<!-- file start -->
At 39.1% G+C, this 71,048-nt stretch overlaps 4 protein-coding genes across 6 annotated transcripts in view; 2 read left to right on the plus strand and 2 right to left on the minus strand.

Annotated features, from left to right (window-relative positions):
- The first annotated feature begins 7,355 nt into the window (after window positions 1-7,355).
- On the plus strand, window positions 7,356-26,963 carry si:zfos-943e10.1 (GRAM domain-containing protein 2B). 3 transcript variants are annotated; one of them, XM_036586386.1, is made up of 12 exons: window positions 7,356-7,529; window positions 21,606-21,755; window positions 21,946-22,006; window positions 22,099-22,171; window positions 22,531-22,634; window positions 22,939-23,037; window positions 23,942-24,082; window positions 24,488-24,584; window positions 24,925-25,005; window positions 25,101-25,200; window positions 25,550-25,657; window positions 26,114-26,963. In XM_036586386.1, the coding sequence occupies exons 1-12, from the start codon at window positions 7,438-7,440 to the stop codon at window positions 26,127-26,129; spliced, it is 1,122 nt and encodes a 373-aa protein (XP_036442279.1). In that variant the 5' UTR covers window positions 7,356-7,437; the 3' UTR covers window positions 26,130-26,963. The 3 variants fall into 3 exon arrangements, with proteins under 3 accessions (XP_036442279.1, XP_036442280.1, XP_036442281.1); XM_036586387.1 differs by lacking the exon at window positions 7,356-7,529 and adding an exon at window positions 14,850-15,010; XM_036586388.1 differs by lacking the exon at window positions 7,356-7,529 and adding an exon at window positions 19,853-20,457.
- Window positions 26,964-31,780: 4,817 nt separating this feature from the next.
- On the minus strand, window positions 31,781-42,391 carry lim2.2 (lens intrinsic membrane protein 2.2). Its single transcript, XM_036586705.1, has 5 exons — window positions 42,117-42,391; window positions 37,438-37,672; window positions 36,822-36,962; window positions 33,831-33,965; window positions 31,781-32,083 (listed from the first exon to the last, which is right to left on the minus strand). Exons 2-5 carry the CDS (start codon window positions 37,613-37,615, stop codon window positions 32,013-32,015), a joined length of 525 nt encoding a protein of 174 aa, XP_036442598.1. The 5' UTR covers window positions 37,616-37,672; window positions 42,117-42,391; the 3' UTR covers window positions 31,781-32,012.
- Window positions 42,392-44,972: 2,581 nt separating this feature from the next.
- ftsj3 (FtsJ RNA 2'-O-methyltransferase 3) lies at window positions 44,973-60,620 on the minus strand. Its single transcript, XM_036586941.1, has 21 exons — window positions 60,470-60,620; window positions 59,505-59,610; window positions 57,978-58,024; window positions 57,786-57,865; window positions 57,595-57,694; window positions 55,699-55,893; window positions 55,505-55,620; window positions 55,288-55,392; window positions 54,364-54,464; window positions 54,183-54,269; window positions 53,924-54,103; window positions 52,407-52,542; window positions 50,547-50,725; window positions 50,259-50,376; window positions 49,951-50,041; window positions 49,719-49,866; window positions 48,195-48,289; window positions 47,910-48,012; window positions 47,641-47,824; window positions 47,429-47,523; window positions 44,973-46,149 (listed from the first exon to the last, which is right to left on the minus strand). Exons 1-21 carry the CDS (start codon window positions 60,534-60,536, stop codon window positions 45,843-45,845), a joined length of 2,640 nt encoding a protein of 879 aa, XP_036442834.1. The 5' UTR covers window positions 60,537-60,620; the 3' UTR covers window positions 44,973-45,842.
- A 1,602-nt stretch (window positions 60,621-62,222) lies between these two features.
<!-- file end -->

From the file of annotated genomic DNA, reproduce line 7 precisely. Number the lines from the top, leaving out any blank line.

- Window positions 42,392-44,972: 2,581 nt separating this feature from the next.